“Corporate selfishness & academic irrelevancy – the death of a science called ‘marketing’.”

In most fields of study, for example, medicine, the body of scientific study is held in the realms of academia: Knowledge, findings, advances, models and theories openly shared and proudly distributed, discussed passionately and debated publically… with advances evident and progress (relatively) steady.

Aahhh, not so with Marketing.

Here the boy of funding, knowledge, findings, advances, methods and models are greedily and selfishly concealed from exposure to other, and particularly competitive scrutiny and adoption.

Of course any competitive advantage is short-lived as executives within an industry move and secrets last only as long as 100% staff retention
This jealous guardian ship of knowledge not only diminishes the advancement of the science, its creates deterioration of the core knowledge over time, prevents additional development and adoption that may create further sophistications and development, and can be lost, devalued or discarded in the politics of corporate dynamics.
From a commercial perspective this is only the first ripple of loss that infects the world of marketing.
The effect of this propagates and protects the pure academic in marketing. Locked out of any real advances, the world f academic marketing now produces irrelevant revamp of already proven marketing models, with dubious new interpretations of arguable worth and little commercial value. Where marketing schools preferred commercially involved professors a few decades ago, the new leaders of academic marketing lack the grounding in ‘hard-yard’ commercial experience to bring high-commercial value concepts to the table… not that they can’t but because they are starved of material with which to work.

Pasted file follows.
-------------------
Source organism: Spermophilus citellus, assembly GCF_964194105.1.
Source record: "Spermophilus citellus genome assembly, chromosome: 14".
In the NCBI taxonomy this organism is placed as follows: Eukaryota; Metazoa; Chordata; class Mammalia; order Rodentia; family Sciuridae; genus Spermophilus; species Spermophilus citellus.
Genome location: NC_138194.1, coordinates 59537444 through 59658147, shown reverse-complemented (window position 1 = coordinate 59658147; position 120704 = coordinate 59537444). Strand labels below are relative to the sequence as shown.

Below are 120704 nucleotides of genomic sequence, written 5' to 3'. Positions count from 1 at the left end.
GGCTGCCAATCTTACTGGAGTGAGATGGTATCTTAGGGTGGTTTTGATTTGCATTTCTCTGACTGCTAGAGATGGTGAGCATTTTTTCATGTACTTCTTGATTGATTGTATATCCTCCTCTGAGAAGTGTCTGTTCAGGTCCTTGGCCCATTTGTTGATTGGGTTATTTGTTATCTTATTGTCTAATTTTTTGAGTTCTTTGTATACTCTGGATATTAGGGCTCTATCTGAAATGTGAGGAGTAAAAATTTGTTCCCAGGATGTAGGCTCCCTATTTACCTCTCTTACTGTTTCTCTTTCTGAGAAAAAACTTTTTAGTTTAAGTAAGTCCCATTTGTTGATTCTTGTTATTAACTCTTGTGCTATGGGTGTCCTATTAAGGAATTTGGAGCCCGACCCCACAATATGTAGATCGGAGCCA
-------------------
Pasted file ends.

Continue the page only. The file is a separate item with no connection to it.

The research that they need is buried in the coffers of corporate research that is rarely mined to the extent academics are capable and keen to mine, lost in in-trays of operational marketing managers who forget 50% of what they learned in their marketing degree 20 years ago and the other 50% over the first three years they were in the work force.
So listless academics stroll the earth re-writing marketing knowledge honed in the 60’s, just like Michael Porter did with his 5 forces (nothing we didn’t know, and use, in the 70’s, just re-worked and published with a catchy headline), and marketing giants like Drucker are shoved sideways by the academic pressure to ‘publish or perish’.
The science of marketing brought us life cycle analysis, Ansoff’s matrix, the Boston Matrix, buyer adoption curve and led to partnerships that allowed us to view business problems using tools like the GE Matrix. However, the expiry of PIMS database is a symptom of the demise of the science that has spread in plague proportions.
The second commercial ripple of loss that infects the world of marketing is our marketing students, courses, lecturers and textbooks are suffering the decay of covert secrecy in marketing.
The third, chronic commercial ripple of loss that infects the world of marketing is our unwillingness, inability, arrogance and pride that blocks aptitude to recognise, consider, identify and utilise any valuable new advances that do escape the net of secrecy, selfishness and destructive critique.
Readers may wish to comment on this and offer solutions to redeem and advance marketing as a commercial science in the future.